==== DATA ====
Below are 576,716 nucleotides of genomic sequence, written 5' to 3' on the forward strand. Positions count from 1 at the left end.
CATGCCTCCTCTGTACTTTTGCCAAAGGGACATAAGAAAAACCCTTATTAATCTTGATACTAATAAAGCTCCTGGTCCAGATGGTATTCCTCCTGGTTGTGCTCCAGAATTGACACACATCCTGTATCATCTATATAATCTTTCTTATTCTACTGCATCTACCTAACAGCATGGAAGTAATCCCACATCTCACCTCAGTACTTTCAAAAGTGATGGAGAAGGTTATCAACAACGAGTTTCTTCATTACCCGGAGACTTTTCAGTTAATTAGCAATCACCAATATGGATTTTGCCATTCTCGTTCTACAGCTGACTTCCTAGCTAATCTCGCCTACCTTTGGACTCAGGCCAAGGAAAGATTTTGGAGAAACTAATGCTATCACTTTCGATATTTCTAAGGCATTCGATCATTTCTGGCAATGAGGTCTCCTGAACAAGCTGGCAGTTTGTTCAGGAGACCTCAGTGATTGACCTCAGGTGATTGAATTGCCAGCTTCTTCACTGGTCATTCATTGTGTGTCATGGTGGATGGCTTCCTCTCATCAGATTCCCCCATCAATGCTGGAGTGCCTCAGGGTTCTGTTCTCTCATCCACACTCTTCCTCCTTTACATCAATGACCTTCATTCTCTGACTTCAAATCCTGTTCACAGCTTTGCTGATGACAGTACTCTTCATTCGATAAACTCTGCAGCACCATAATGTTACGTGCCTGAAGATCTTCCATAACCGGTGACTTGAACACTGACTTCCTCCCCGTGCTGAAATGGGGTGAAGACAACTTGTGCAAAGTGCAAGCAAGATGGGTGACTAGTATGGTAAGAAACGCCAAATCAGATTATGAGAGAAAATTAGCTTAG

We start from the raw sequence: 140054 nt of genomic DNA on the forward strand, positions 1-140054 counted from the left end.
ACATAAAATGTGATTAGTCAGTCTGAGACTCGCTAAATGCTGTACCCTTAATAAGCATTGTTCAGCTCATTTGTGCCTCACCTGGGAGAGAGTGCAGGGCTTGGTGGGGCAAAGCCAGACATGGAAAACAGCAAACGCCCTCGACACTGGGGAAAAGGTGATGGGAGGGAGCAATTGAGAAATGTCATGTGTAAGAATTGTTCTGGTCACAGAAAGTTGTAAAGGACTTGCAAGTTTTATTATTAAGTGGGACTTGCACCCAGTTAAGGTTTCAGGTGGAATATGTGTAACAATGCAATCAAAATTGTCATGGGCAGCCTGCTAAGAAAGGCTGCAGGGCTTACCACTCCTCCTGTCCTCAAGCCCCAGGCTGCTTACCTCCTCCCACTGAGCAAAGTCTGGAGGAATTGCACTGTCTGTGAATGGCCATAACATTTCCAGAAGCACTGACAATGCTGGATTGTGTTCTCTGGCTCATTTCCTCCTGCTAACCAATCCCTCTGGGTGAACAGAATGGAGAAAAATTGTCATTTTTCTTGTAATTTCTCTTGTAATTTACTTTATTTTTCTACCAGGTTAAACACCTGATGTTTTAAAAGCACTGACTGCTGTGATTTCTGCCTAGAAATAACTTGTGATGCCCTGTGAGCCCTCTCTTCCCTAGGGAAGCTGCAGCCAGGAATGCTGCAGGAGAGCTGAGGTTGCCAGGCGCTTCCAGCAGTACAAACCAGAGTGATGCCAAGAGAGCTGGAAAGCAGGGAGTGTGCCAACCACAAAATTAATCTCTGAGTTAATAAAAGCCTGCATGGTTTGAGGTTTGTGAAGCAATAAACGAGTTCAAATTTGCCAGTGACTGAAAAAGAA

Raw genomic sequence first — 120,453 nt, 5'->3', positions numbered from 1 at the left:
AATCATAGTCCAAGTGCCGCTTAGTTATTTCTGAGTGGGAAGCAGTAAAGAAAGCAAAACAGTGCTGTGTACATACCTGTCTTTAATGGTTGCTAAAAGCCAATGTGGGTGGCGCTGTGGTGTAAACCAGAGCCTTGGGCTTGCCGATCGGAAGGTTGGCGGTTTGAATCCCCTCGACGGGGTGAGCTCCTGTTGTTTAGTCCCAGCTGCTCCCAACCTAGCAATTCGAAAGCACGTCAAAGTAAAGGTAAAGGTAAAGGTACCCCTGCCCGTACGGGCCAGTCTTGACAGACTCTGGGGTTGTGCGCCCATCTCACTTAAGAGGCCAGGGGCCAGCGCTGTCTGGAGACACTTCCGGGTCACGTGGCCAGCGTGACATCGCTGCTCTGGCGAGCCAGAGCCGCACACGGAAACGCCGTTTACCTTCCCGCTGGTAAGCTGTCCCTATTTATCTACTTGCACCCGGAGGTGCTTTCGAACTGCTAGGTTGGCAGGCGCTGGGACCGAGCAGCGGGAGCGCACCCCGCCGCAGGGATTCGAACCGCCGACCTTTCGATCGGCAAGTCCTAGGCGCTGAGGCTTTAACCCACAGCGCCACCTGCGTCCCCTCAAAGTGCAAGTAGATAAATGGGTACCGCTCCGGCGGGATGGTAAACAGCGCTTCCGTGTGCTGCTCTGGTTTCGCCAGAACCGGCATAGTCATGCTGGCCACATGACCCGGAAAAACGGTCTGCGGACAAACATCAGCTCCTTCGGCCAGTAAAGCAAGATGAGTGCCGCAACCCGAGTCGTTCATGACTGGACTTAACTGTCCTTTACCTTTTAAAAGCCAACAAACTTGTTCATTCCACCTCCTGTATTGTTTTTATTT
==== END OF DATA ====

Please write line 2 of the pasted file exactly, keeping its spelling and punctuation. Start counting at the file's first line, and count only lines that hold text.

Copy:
CATGCCTCCTCTGTACTTTTGCCAAAGGGACATAAGAAAAACCCTTATTAATCTTGATACTAATAAAGCTCCTGGTCCAGATGGTATTCCTCCTGGTTGTGCTCCAGAATTGACACACATCCTGTATCATCTATATAATCTTTCTTATTCTACTGCATCTACCTAACAGCATGGAAGTAATCCCACATCTCACCTCAGTACTTTCAAAAGTGATGGAGAAGGTTATCAACAACGAGTTTCTTCATTACCCGGAGACTTTTCAGTTAATTAGCAATCACCAATATGGATTTTGCCATTCTCGTTCTACAGCTGACTTCCTAGCTAATCTCGCCTACCTTTGGACTCAGGCCAAGGAAAGATTTTGGAGAAACTAATGCTATCACTTTCGATATTTCTAAGGCATTCGATCATTTCTGGCAATGAGGTCTCCTGAACAAGCTGGCAGTTTGTTCAGGAGACCTCAGTGATTGACCTCAGGTGATTGAATTGCCAGCTTCTTCACTGGTCATTCATTGTGTGTCATGGTGGATGGCTTCCTCTCATCAGATTCCCCCATCAATGCTGGAGTGCCTCAGGGTTCTGTTCTCTCATCCACACTCTTCCTCCTTTACATCAATGACCTTCATTCTCTGACTTCAAATCCTGTTCACAGCTTTGCTGATGACAGTACTCTTCATTCGATAAACTCTGCAGCACCATAATGTTACGTGCCTGAAGATCTTCCATAACCGGTGACTTGAACACTGACTTCCTCCCCGTGCTGAAATGGGGTGAAGACAACTTGTGCAAAGTGCAAGCAAGATGGGTGACTAGTATGGTAAGAAACGCCAAATCAGATTATGAGAGAAAATTAGCTTAG